• 63 Metascore
    • 70 Critic Score
    Open Water, which was made for $130,000 -- and seemingly without special-effects assistance -- proves you don't have to have a big budget to have an audience on the edge of its seat.
    • Wall Street Journal
  32. Eye in the Sky is literally all over the map in its depiction of drone warfare, and right on target, if flagrantly contrived, in examining the ethics of killing by remote control.
  33. The film has a surprisingly sweet spirit, and its co-stars respect the human core in their garish material; Mr. Kinnear, especially, has never been more likable.
    • Wall Street Journal
  34. Plain-spoken and unpretentious, he’s a fount of surprising information and informed opinion.
  35. Everything in The Light Between Oceans is deeply felt and dramatically precise, in a way that seems destined to become profoundly personal for each and every viewer.
    • 62 Metascore
    • 70 Critic Score
    An affecting story of punishment and crime, of betrayal and redemption marred by preachiness and a treacly ending, Catch a Fire is notable for its refusal to see things in terms of black and white.
    • Wall Street Journal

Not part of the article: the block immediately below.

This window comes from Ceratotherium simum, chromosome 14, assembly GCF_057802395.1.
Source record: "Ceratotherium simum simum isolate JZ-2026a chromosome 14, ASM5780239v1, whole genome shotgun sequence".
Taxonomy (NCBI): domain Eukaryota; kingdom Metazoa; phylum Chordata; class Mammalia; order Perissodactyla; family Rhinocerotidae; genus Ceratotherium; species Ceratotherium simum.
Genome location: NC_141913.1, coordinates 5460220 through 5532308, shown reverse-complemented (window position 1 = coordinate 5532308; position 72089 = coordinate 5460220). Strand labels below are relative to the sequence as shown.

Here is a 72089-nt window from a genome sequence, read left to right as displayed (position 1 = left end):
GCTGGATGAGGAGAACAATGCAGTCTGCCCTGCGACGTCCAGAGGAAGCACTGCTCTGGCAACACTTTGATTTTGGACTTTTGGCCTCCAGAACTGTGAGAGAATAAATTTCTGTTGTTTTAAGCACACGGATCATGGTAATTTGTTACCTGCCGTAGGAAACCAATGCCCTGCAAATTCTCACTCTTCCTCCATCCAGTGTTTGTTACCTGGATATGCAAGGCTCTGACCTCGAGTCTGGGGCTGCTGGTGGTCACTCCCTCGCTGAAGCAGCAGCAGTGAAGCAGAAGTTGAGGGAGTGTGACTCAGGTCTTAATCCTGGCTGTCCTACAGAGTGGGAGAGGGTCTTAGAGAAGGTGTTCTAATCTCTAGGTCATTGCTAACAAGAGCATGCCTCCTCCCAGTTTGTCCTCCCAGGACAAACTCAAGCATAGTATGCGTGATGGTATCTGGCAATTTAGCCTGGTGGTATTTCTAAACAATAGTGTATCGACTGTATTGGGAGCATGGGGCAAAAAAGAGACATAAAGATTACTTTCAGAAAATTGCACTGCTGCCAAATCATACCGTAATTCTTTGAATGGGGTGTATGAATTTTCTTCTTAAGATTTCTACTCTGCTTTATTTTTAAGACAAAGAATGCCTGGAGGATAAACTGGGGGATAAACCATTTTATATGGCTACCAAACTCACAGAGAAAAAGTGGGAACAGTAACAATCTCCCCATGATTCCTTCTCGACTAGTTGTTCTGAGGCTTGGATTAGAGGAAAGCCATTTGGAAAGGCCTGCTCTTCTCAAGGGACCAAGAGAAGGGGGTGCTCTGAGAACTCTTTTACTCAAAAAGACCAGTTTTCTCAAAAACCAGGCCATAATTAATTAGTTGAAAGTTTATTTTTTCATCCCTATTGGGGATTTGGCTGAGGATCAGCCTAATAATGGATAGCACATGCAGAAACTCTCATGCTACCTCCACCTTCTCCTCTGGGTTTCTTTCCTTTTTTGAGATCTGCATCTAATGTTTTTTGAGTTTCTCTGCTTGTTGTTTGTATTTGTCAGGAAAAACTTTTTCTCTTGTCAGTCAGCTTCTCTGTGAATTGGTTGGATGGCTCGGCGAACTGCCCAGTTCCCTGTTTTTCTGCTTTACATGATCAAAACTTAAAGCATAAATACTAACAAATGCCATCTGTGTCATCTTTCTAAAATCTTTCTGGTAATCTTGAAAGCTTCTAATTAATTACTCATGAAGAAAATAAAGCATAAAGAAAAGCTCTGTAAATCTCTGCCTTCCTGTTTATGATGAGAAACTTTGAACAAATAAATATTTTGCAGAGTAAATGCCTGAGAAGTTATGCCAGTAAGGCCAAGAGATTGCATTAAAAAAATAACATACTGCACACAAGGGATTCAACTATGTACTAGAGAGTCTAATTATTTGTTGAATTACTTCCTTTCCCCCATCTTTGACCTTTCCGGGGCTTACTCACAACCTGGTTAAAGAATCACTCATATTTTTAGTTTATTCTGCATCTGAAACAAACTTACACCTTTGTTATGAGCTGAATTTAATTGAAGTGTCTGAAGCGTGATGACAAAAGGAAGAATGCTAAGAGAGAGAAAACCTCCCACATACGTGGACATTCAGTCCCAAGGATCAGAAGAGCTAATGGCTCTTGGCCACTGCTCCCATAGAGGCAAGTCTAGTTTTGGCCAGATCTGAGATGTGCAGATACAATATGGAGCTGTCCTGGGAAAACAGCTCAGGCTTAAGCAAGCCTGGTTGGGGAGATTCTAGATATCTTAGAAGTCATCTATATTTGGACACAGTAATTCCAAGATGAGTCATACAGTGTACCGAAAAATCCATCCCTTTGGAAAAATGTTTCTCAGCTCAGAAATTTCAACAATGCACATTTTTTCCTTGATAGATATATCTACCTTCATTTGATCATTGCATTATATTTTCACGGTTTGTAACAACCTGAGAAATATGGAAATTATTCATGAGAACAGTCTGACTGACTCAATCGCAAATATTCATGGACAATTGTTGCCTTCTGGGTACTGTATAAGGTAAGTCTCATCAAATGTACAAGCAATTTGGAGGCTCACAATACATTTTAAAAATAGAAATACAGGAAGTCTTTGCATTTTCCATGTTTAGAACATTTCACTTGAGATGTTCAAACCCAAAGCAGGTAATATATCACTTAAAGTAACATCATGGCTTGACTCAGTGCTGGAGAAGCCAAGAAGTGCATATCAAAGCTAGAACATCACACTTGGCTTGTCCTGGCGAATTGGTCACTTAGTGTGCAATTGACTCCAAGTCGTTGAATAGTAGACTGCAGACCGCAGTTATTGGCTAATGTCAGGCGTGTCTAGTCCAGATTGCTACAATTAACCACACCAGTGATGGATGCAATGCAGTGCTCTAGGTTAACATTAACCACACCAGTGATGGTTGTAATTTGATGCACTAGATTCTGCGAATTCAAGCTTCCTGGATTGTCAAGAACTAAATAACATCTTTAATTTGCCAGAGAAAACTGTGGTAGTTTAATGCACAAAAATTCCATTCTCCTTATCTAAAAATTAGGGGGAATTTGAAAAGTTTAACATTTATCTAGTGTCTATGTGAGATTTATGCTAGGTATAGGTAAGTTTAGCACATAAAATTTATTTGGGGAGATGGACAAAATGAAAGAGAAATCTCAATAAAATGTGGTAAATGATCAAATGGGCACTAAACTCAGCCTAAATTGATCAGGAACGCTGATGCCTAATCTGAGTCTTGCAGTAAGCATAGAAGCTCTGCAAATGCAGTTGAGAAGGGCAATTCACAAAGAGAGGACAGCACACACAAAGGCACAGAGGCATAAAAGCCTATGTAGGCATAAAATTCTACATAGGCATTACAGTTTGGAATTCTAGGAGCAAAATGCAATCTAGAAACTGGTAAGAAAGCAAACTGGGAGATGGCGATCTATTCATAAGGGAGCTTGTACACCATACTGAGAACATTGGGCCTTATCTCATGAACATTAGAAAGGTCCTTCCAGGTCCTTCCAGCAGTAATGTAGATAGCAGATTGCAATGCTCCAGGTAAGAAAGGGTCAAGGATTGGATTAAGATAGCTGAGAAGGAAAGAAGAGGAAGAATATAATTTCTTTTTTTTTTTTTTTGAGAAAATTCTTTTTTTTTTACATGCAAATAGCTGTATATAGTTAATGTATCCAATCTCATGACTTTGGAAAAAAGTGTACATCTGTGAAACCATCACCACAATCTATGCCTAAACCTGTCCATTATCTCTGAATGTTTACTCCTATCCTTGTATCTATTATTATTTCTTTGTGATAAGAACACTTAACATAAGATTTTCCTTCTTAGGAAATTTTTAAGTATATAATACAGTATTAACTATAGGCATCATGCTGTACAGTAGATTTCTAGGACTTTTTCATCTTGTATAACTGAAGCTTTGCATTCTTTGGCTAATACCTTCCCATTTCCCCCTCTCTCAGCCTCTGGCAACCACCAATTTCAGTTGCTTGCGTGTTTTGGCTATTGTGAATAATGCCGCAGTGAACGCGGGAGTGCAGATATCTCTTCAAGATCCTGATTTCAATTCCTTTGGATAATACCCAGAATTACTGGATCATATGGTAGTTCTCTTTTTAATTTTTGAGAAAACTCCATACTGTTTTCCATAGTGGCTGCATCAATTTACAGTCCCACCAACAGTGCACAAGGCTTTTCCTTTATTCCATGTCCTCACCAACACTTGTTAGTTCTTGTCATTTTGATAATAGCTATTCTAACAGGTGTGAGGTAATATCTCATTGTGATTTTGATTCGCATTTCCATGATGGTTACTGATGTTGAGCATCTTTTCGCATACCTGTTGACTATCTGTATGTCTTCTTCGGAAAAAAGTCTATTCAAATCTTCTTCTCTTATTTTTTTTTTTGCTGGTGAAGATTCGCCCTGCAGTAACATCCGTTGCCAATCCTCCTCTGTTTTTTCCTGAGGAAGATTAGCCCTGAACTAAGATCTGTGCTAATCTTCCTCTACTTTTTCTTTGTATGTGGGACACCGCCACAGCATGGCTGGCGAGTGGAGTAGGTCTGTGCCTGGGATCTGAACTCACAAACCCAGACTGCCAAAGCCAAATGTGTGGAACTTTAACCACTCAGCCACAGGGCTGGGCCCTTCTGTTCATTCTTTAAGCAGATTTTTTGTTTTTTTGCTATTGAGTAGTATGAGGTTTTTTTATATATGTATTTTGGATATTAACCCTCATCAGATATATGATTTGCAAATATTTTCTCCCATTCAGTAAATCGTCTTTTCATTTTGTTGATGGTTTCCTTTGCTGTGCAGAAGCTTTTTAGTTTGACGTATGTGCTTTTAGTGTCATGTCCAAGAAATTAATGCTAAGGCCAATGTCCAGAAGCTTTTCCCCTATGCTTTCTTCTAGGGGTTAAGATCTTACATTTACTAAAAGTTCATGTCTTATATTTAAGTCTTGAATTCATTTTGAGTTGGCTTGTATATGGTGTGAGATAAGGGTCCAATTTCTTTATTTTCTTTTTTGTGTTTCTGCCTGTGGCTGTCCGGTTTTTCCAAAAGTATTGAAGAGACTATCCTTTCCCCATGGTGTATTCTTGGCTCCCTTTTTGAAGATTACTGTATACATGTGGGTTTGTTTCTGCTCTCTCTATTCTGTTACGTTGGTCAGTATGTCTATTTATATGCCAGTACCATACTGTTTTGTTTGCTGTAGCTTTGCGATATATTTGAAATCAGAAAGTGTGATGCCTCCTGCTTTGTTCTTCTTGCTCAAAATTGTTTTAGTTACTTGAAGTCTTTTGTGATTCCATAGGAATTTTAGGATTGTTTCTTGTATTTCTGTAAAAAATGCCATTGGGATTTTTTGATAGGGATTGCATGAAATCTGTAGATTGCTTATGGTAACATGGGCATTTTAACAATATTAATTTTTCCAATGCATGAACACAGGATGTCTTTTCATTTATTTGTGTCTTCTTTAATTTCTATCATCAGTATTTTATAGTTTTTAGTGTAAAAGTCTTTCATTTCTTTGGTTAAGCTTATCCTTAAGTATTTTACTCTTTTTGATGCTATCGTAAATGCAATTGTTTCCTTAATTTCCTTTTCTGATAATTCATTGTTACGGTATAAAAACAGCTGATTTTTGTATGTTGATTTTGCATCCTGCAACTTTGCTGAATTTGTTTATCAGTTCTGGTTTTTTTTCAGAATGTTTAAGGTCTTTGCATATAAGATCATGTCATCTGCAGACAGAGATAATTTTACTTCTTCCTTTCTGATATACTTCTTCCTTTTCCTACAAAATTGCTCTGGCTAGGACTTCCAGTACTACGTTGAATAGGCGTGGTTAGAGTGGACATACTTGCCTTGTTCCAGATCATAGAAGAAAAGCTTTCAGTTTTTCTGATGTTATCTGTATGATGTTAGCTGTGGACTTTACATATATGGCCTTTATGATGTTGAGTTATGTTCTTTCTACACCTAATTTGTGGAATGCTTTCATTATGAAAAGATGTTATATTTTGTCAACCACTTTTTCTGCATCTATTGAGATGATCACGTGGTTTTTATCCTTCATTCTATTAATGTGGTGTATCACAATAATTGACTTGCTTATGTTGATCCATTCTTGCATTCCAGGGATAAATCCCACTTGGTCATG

36. A freewheeling denunciation of the capitalist system that is often mordantly funny and, by lurching turns, scornful, rambling, repetitive, impassioned, mock-lofty, pseudo-lowbrow, faux-naïve, persuasive, tabloid-shameless and agit-prop-powerful.
  37. The essence of the film is slapsticky, chopsocky action, rendered with great verve and accompanied by bromides having to do with the need to believe.
  38. There's plenty of scary pleasure to be had from this clever, compact thriller.
    • Wall Street Journal
  39. Several startling depictions of the artist at work make you forget, if only temporarily, the serious shortcomings of the script.
    • Wall Street Journal
  40. This one is nowhere near as original -- it's a flawed remake of a fine first feature from Norway -- but "Insomnia" still stands on its own as a thriller with brains and scenic beauty.
    • Wall Street Journal
  41. A series of picaresque adventures in a notably picturesque land. Is it enough to sustain anything resembling dramatic momentum? For a while it isn't, but then, unexpectedly, it is.
  42. There's the expected, though no less astounding, profusion of life forms on the way down — Mr. Cameron calls them "critters" when he isn't using their scientific names — but the essence of the drama is the explorer's deepening solitude.
  43. Horror and social value contend for equal honors in Must Read After My Death, a frightening -- and eerily edifying -- documentary that Morgan Dews created from a family trove of photos, Dictaphone letters, audiotapes, voluminous transcripts and home movies.
  44. The repetitions are meant as a sort of metajoke, and it works well enough, more often than not, though heightened levels of raunch and chaos seem not so much meta as frantic.
  45. Odd as it seems for a film built on such a grand scale, sweet is the operative word here, and that's not meant as an insult. [29 May 1992]
    • Wall Street Journal
  46. Much of this is fascinating, as far as it goes, but it wouldn't go as far as it does into drama were it not for Ms. Johansson's wonderfully strange performance.